Several years ago, a little artsy theater in Menlo Park, California, had on its marquee just, “Vermeer was Here,” in way of a promo for the movie Girl with the Pearl Earring. I furrowed my brow as I tried to puzzle that one out. I vaguely knew about the movie and book, but I didn’t know who Vermeer was. Although I cleared everything up with an internet search, Vermeer and Tracy Chevalier were ever after connected in my mind with the uncomfortable feeling of being on the “I don’t get it” side of a joke. (Menlo Park and Palo Alto frequently left me feeling that way.)
When the book club selection this month was “The Works of Tracy Chevalier,” I nearly passed it along. Although Girl with the Pearl Earring wasn’t one of the three options for the meeting, I was still hesitant to read anything by Chevalier. I didn’t want that “outsider” feeling again. I get that enough living in New England (although here it’s not quite the same as the California “outsider” feeling…more a cold shoulder than a derisive smirk). But I also pretty much live my life with the purpose of proving my preconceived notions wrong, and that inclination won out at the last minute. I took the kids on our weekly library visit this Friday and left with The Virgin Blue and the intention to power through it this weekend in preparation for book club Monday night.
I was pleased to find that it was a quick read and required little effort to power through. The story was interesting, as was the device she used to tell it. The book consists of the interwoven tales of Isabelle and Ella, members of the same family separated in time by 400 years. When she and her husband move to France, Ella begins to be haunted by a recurring nightmare. She begins to believe that finding out the secrets to her family tree will help to cure her of the nightmare, and so the story progresses.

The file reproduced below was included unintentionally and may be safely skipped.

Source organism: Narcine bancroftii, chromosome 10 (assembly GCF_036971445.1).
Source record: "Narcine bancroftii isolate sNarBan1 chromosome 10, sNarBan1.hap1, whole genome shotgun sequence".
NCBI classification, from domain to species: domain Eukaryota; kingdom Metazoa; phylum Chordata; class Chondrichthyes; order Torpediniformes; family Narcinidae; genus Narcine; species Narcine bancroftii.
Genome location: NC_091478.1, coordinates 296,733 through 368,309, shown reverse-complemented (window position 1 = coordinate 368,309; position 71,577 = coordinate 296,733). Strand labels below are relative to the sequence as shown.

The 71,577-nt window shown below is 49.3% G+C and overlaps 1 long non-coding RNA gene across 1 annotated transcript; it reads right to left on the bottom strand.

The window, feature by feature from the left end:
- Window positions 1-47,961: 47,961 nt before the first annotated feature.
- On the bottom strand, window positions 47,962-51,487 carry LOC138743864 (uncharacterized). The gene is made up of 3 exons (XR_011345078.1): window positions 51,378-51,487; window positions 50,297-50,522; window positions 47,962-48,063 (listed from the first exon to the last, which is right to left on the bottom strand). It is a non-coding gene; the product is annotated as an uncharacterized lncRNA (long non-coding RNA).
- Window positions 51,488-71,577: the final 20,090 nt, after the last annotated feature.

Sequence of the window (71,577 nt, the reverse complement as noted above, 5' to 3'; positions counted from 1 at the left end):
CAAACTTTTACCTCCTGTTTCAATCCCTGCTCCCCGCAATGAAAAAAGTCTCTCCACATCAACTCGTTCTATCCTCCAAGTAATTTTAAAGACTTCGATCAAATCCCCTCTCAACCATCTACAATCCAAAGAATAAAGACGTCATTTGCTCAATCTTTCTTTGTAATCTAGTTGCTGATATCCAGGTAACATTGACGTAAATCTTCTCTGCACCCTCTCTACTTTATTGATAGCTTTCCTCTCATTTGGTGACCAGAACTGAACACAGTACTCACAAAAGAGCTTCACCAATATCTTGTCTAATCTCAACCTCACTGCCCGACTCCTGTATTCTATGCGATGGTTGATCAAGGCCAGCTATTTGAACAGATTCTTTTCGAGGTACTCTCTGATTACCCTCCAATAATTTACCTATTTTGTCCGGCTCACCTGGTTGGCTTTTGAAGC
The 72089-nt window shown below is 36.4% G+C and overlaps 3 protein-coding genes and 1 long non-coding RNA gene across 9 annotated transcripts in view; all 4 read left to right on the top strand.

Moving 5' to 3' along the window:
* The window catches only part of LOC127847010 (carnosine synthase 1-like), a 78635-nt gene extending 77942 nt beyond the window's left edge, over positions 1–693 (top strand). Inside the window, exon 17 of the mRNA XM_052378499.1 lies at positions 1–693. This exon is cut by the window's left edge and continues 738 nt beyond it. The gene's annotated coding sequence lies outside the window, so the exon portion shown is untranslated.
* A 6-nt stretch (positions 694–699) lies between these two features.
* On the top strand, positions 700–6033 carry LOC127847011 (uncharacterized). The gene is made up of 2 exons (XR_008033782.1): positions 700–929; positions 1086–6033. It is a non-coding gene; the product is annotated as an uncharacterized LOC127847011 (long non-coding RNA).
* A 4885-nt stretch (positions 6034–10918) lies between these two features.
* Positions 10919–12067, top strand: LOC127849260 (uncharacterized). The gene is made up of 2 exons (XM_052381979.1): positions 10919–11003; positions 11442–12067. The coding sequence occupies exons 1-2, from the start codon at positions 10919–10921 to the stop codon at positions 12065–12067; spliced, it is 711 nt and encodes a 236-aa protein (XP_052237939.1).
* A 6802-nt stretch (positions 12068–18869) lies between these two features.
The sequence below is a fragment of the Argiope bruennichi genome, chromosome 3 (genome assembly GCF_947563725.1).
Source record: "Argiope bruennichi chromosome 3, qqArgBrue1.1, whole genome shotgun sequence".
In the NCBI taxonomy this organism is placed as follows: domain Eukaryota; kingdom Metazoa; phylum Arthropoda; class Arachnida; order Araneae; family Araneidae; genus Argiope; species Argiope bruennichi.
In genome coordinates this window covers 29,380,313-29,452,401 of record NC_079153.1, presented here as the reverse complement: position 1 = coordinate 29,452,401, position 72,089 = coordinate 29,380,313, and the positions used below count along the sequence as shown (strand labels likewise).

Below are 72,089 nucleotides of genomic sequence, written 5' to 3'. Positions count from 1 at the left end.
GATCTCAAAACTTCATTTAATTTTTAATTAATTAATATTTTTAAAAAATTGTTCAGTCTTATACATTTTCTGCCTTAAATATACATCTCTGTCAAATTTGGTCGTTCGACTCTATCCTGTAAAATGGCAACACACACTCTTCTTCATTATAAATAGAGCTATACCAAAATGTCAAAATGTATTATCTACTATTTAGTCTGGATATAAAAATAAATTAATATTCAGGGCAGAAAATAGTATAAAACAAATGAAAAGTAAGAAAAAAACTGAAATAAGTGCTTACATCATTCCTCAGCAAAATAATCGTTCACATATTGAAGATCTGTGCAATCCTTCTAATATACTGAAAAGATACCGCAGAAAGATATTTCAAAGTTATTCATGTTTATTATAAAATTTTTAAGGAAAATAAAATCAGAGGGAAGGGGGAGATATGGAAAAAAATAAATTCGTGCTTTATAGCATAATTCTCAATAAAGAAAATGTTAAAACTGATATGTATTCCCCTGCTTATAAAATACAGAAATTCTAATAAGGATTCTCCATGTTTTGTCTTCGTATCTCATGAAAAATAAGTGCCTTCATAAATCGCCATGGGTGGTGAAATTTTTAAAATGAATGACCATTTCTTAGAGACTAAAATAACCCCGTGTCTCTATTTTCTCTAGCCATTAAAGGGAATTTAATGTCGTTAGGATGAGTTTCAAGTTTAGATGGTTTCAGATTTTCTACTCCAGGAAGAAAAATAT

Chevalier’s handling of the interwoven story technique isn’t expert, but it’s not bumbling either. The interpersonal interactions seemed realistic if a little overly simplistic. Towards the end, the action sped up and the various characters going hither and thither across Europe began to feel a little cumbersome. There were a few too many symbols in the story (the wolf, the shepherd, the blue, the red hair), which just made the connection between Ella and Isabelle seem a bit too tidy. And the fact that Ella was a midwife was kind of an unnecessary detail. It was an interesting connection but didn’t really play a large role in the story. I think it was meant to explain her “uncanny” ability to spot a pregnant woman before the woman herself even knew about it, but when a librarian/researcher/archivist person can do the same thing, that sort of makes the “midwife” connection less significant.
All the same, this is the kind of first novel I enjoy reading. It’s not perfect, but it shows promise. The characters seemed interesting to me, they developed over time, and there’s a quality to Chevalier’s descriptions and sense of connection that makes me curious about her later novels. As an on-again, off-again writer of fiction, I don’t like a first novel that’s awesome and expertly crafted right out of the gate. But as a reader, I don’t like a really crummy first novel, either. The Virgin Blue was a fun read and wasn’t so bad that it threatened my faith in humanity nor was it so good that it threatened my self confidence in my own writing.